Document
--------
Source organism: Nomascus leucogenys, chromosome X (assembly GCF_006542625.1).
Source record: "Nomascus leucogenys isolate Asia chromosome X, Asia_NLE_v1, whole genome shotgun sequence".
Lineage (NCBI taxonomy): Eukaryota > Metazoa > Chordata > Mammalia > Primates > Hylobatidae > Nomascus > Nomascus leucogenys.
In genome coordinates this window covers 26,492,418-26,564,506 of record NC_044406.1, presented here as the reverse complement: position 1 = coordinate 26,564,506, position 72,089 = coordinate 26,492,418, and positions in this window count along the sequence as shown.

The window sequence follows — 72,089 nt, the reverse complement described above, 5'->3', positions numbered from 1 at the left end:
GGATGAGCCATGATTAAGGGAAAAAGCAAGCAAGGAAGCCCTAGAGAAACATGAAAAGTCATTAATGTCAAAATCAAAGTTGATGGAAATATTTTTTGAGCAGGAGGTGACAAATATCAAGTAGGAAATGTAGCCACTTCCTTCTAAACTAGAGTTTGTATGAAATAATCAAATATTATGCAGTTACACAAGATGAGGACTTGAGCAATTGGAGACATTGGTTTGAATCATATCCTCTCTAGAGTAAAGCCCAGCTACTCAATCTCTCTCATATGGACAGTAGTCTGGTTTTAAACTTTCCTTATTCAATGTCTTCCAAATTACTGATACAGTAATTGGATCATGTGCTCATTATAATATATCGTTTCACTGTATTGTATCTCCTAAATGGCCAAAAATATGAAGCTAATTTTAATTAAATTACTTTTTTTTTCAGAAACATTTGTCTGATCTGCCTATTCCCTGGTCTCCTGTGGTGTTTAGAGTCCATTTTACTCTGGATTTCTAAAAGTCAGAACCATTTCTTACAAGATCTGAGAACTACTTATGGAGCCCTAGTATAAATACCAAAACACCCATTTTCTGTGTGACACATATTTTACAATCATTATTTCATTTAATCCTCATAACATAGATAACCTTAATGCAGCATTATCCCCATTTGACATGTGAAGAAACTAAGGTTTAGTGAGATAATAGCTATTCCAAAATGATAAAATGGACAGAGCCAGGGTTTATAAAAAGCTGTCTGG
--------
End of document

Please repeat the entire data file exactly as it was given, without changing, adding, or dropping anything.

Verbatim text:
Source organism: Nomascus leucogenys, chromosome X (assembly GCF_006542625.1).
Source record: "Nomascus leucogenys isolate Asia chromosome X, Asia_NLE_v1, whole genome shotgun sequence".
Lineage (NCBI taxonomy): Eukaryota > Metazoa > Chordata > Mammalia > Primates > Hylobatidae > Nomascus > Nomascus leucogenys.
In genome coordinates this window covers 26,492,418-26,564,506 of record NC_044406.1, presented here as the reverse complement: position 1 = coordinate 26,564,506, position 72,089 = coordinate 26,492,418, and positions in this window count along the sequence as shown.

The window sequence follows — 72,089 nt, the reverse complement described above, 5'->3', positions numbered from 1 at the left end:
GGATGAGCCATGATTAAGGGAAAAAGCAAGCAAGGAAGCCCTAGAGAAACATGAAAAGTCATTAATGTCAAAATCAAAGTTGATGGAAATATTTTTTGAGCAGGAGGTGACAAATATCAAGTAGGAAATGTAGCCACTTCCTTCTAAACTAGAGTTTGTATGAAATAATCAAATATTATGCAGTTACACAAGATGAGGACTTGAGCAATTGGAGACATTGGTTTGAATCATATCCTCTCTAGAGTAAAGCCCAGCTACTCAATCTCTCTCATATGGACAGTAGTCTGGTTTTAAACTTTCCTTATTCAATGTCTTCCAAATTACTGATACAGTAATTGGATCATGTGCTCATTATAATATATCGTTTCACTGTATTGTATCTCCTAAATGGCCAAAAATATGAAGCTAATTTTAATTAAATTACTTTTTTTTTCAGAAACATTTGTCTGATCTGCCTATTCCCTGGTCTCCTGTGGTGTTTAGAGTCCATTTTACTCTGGATTTCTAAAAGTCAGAACCATTTCTTACAAGATCTGAGAACTACTTATGGAGCCCTAGTATAAATACCAAAACACCCATTTTCTGTGTGACACATATTTTACAATCATTATTTCATTTAATCCTCATAACATAGATAACCTTAATGCAGCATTATCCCCATTTGACATGTGAAGAAACTAAGGTTTAGTGAGATAATAGCTATTCCAAAATGATAAAATGGACAGAGCCAGGGTTTATAAAAAGCTGTCTGG